• Stay calm and neutral. The more you can regulate your own emotions, the more you can help your child stay regulated.  
  • Continue to serve a variety of foods multiple times to give kids a chance to get familiar with them. They may not like a certain food the first time they try it, but they may enjoy it more in time.  
  • Allow kids to play with their food. Letting kids touch and smell their food helps them explore it through multiple senses. You can direct the play, such as instructing them to write their initials in pudding, or you can allow them to explore freely.  
  • Involve kids in food prep. Even young children can help with tasks like stirring or arranging things on a plate to get a snack or meal ready. Being involved in the process makes them more comfortable with what they are eating.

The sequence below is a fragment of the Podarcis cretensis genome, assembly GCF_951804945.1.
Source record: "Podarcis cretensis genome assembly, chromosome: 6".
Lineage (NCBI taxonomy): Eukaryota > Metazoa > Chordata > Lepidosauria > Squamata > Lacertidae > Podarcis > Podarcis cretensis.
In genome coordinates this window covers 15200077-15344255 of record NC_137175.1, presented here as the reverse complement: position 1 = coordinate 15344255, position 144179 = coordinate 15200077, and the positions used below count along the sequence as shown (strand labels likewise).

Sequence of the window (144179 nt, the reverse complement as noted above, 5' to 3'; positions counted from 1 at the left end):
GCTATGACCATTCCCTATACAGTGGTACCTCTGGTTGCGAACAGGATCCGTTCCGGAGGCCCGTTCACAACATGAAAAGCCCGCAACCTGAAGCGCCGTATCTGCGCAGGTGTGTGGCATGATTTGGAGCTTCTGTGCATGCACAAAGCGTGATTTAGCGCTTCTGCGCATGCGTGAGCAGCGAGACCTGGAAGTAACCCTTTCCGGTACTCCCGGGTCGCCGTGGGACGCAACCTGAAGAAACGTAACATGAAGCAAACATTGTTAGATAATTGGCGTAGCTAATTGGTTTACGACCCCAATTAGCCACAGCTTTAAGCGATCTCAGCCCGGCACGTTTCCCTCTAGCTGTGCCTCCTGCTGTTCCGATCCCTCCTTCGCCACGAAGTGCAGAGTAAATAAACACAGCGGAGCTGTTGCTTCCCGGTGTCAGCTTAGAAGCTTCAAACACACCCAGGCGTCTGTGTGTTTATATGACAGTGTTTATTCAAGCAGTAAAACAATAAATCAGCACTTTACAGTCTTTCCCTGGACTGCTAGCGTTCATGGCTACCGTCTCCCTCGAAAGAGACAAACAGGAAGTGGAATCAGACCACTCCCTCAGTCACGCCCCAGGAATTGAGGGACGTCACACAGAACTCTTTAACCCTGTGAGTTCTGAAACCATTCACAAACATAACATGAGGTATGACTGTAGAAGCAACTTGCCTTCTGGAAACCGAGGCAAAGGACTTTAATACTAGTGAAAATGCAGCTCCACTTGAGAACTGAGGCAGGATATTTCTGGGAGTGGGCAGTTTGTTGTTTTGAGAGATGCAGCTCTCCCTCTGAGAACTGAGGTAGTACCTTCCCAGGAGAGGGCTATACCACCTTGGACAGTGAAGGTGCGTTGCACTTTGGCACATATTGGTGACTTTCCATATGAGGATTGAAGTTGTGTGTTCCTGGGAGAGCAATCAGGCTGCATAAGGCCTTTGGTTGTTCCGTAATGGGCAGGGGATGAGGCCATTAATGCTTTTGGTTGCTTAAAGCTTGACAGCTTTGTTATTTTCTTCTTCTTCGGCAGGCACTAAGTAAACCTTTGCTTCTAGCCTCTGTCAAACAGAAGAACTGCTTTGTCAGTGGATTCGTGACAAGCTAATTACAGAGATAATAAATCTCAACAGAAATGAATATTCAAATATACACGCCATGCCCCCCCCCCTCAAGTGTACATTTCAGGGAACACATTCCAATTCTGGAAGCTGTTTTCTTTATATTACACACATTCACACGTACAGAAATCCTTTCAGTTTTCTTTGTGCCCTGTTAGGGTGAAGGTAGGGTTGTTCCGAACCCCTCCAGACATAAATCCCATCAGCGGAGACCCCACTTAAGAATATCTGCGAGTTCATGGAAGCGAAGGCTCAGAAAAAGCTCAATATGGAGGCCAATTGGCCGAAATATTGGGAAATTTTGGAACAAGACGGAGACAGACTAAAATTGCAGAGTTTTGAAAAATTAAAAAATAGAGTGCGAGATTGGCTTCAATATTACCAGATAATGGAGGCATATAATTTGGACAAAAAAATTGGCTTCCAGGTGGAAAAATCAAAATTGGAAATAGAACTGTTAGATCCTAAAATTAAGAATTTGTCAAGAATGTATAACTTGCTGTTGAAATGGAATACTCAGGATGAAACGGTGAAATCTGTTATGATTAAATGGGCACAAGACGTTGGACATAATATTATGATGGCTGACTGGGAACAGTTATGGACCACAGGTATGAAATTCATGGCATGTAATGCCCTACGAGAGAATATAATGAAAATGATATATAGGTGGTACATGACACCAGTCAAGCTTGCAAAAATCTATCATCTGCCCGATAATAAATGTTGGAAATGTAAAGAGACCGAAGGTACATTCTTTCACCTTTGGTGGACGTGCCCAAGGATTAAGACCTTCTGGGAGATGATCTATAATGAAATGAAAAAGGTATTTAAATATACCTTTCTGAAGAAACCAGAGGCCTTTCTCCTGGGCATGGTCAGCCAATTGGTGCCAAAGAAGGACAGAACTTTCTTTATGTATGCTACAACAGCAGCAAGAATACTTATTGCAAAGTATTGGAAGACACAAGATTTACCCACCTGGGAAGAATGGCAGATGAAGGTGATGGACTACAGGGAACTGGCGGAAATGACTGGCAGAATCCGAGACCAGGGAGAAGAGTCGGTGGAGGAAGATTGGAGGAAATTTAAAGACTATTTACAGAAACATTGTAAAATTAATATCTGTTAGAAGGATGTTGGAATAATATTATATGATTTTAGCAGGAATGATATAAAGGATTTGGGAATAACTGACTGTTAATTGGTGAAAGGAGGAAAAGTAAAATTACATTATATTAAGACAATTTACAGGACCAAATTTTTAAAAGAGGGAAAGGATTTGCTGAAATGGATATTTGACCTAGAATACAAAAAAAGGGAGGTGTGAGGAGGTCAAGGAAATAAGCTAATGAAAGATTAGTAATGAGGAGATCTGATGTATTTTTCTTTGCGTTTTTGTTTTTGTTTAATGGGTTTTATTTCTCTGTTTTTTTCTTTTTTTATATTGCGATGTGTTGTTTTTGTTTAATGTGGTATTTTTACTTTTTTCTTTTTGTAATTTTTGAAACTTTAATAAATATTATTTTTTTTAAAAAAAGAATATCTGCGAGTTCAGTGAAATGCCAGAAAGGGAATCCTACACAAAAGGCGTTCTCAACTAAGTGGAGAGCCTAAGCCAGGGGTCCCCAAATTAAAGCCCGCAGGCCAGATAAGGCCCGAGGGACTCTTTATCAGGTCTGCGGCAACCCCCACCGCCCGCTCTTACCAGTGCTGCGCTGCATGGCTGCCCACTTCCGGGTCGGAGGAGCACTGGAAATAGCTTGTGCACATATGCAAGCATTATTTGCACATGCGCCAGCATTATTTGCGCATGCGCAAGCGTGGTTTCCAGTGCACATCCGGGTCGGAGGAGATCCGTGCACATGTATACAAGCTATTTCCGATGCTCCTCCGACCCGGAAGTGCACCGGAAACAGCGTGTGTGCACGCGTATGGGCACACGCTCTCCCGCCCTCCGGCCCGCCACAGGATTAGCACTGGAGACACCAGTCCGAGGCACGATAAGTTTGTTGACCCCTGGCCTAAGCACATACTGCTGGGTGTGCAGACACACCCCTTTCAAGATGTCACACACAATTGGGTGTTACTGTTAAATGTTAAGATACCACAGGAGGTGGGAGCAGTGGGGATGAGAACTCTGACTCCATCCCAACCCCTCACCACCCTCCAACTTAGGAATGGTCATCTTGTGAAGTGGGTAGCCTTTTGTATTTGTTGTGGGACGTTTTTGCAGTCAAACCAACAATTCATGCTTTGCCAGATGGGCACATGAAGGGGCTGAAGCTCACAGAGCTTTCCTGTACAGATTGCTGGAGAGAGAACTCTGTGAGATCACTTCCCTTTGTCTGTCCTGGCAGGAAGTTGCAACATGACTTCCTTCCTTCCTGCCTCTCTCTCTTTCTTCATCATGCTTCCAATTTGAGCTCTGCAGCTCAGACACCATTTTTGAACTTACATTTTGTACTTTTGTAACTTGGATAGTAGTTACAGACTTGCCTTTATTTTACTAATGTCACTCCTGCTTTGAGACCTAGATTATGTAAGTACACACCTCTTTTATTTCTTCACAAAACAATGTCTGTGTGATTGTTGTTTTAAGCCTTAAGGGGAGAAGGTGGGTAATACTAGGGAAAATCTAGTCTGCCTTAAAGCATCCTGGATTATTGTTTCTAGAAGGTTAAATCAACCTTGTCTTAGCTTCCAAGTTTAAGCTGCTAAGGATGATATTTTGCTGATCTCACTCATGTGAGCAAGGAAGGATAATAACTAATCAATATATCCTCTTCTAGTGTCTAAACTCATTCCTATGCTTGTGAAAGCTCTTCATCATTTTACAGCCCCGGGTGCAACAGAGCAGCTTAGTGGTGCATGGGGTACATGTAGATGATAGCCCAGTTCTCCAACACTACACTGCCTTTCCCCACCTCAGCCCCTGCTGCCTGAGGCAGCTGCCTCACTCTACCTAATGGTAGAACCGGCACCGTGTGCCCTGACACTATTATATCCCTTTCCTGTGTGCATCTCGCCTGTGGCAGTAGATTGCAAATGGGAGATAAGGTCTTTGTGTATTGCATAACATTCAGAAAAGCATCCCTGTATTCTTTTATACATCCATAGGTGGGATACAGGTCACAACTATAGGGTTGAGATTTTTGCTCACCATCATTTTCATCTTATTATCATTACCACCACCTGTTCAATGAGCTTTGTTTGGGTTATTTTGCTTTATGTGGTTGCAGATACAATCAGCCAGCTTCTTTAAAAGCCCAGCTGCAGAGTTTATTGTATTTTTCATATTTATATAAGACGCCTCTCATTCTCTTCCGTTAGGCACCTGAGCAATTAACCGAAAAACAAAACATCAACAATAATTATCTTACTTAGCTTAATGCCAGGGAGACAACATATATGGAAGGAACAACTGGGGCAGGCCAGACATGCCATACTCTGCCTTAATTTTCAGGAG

• Give positive attention to behaviors you want to encourage. Notice when they try new foods and offer encouraging feedback.  
  • Be mindful of yourself. Kids notice grown-ups’ behaviors and comments surrounding food even if it is not directed at them. The message you want to send is “food can be fun.”  
  • Involve older siblings. Coach older siblings to model adventurous eating. Older siblings can even directly encourage the younger sibling when they’re displaying positive behaviors. With siblings closer in age, praise them when they try new foods. Even being around others eating gives the picky eater exposure to the sight, smell and sound of the food.